Cowgirls Recognized- Cowgirl Hall Of Fame Inductees

Google+ Pinterest LinkedIn Tumblr +

When thinking of Hall of Fame members, you might not be thinking of rodeo women, but the Cowgirl Hall of Fame Museum in Fort Worth, Texas. Recently though, four more women were inducted into this Hall of Fame which honors over 200 women that have changed the face of the ranching and rodeo world. Each of these women has contributed above and beyond the skills that they needed to in order to shine in their fields.

Anna Nebus Martin has been overlooked for years, but that changed this year. Being a widow at a young age at a time when women were not used to being in the work force, she made herself known by operating a 60,000 acre cattle farm while also operating a store. Raising sons by herself could have been a challenge, but she was too busy to notice. To add income for her family, she sold cattle for other ranchers and was very well trusted by members of her community. In 1901, Anna added another role to her life by opening Commercial Bank in Mason, Texas with her sons. She suddenly became the first U.S. female bank founder and President. Anna shined in many ways as the new face of women and has given much inspiration to any young girl who is thinking of a banking career or of operating a cattle ranch.

Dealing with cattle is also what led to Sarah “Sally” Buxkemper being inducted. Cattle are a huge part of her life and she recently helped develop a new breed of cattle. After much research, the Simbah breed has been developed. This breed is made by combining the Simmental and Braham breeds to make a breed of cattle that is very resistant to the sickness’ and ailments of its’ ancestors. Animal husbandry is not a common degree for women, but Sally is one of very few women to hold the degree from Oklahoma State University. She also is proud to be the first woman trained by the American Breeders Service to administer artificial insemination in cattle. Needless to say, this lady knows more about cattle than some of us would care to know.

It seems as though work with cattle is becoming a woman’s work when it comes to the women inducted this year. Sandy Collier is the only female winner of the National Reined Cow Horse Association ( NRCHA) World Champion Snaffle Bit Futurity. Sandy has won many honors and awards in these competitions. She is the NRCHA Hackamore Classic Champion as well as the American Quarter Horse Association (AQHA) Jr. Cow Horse World Champion and she has been awarded the Western Lifetime Achievement Award. This lady knows her stuff and performs like a champ every time she enters a competition. She brings a new meaning to the rodeo world.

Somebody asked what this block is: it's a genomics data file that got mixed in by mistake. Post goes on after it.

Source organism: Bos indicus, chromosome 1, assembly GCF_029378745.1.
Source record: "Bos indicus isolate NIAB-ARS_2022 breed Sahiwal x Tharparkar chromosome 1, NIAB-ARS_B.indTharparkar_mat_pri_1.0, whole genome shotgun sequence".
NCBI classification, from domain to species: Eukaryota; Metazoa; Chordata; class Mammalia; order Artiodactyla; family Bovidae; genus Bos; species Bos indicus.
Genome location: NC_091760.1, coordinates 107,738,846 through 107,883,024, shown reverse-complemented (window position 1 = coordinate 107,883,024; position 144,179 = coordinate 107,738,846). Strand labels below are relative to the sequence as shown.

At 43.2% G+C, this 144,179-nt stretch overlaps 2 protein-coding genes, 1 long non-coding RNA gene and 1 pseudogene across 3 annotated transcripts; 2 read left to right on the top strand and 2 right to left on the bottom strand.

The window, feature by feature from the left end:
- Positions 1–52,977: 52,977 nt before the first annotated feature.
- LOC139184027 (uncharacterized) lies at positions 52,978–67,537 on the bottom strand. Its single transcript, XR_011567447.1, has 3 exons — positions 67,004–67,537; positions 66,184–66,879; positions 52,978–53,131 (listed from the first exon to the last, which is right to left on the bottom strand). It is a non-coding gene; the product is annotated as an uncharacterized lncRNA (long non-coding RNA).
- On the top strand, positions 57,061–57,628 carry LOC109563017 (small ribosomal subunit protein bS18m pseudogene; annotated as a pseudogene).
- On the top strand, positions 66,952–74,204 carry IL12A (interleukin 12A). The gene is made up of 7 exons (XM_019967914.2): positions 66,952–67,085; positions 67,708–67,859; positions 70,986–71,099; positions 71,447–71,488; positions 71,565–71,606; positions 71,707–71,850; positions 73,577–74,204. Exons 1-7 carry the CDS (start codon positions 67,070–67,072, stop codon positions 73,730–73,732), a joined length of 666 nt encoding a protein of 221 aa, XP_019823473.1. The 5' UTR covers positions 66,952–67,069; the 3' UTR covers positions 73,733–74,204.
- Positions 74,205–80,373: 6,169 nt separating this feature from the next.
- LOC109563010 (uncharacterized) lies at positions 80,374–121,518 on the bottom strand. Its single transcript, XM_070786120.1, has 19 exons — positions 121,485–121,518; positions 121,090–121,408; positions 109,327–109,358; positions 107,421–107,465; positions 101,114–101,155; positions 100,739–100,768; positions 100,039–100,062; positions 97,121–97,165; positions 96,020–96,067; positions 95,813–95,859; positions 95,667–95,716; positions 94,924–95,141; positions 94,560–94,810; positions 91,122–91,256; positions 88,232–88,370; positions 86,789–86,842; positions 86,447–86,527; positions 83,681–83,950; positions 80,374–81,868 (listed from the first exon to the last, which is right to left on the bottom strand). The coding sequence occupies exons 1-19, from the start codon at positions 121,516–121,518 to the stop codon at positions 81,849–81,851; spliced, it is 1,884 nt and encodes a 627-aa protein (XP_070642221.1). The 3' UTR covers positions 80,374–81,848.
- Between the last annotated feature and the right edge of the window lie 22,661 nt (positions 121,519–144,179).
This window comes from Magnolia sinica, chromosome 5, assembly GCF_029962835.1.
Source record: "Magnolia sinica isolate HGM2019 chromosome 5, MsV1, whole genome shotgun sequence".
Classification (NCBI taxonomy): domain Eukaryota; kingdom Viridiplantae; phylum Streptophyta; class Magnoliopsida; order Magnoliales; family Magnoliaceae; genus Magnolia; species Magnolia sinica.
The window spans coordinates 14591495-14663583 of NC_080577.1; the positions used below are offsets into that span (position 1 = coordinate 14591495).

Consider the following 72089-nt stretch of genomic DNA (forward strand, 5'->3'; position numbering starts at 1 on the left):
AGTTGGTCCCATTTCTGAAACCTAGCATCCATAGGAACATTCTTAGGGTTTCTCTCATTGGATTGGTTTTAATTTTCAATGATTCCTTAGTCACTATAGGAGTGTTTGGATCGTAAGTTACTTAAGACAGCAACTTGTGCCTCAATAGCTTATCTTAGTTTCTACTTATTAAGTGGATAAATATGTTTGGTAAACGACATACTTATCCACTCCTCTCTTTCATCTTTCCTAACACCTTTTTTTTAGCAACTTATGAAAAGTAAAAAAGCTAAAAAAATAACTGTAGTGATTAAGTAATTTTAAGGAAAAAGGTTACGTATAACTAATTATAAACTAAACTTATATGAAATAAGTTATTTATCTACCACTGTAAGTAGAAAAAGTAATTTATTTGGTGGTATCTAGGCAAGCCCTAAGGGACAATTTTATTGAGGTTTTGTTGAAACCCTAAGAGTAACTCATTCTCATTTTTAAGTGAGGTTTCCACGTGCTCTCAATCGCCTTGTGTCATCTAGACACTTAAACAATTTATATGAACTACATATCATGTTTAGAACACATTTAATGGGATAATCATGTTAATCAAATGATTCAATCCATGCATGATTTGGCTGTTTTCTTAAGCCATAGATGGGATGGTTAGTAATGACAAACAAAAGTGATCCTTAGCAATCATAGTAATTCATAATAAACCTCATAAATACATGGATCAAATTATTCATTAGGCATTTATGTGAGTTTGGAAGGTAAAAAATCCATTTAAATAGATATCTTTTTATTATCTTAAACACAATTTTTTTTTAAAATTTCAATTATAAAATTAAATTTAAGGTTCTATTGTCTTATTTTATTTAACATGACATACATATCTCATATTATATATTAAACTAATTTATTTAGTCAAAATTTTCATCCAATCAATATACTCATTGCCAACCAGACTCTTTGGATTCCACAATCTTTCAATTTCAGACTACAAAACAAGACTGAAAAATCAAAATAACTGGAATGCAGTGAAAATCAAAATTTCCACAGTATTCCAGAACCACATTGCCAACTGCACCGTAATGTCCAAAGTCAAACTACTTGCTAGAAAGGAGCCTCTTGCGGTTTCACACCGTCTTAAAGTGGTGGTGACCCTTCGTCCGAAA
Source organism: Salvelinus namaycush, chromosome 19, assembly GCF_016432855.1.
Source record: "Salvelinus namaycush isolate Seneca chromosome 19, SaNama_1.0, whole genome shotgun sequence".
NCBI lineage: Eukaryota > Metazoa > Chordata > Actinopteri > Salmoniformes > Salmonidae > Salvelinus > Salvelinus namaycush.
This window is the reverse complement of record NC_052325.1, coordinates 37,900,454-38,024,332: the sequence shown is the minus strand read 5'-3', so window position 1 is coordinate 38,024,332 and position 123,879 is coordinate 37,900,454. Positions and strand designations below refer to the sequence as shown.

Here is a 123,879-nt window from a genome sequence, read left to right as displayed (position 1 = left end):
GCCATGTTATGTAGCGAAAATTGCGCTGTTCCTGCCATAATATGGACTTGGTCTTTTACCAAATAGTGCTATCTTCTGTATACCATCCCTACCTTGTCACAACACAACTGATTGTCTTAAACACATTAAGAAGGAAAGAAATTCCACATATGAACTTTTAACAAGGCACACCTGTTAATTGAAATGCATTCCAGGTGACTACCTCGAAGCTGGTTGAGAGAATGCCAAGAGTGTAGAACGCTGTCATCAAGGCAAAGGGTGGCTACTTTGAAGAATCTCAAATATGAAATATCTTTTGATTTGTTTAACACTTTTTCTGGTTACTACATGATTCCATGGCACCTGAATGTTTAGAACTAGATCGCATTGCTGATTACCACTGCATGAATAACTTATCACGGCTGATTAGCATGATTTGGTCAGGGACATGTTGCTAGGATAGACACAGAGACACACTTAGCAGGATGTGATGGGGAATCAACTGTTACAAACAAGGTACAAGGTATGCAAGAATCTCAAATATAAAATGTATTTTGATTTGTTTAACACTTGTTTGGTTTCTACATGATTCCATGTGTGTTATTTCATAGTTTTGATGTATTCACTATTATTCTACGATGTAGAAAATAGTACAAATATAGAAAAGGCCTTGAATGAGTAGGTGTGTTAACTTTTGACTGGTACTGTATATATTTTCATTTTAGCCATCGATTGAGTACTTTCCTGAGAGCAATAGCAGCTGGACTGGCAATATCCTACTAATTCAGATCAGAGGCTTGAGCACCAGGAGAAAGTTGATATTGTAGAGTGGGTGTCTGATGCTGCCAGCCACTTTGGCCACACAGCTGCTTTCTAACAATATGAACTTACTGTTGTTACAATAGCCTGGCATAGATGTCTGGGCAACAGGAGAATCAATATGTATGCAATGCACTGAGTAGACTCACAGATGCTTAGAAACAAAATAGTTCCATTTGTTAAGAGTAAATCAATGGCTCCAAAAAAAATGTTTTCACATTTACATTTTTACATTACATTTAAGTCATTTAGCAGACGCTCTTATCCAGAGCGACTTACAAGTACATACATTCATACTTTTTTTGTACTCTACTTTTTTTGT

Mary Lou LeCompte aids in helping others learn about the world of cowgirls. Being the lead scholar on rodeo cowgirls is not an easy job. She personally has done over 600 interviews with female rodeo participants and is author of a book on rodeo cowgirls. Her book “Cowgirls of the Rodeo: Pioneer Professional Athletes” introduces the rest of the world to these professional rodeo women that they might not ever learn about otherwise. She personally made sure that the sport of rodeo was recognized in the “Handbook of Texas”. Cowgirls are her business!

If you would like to learn more about the Cowgirl Hall of Fame, check out their website, If you happen to be near Fort Worth and have not made a trip here, I highly recommend that you stop in for a visit sometime. The world of horses, cattle, and rodeo is not just for young men anymore and actually never has been. Cowgirls do exist outside of the world of Hollywood.

Share.

About Author

Leave A Reply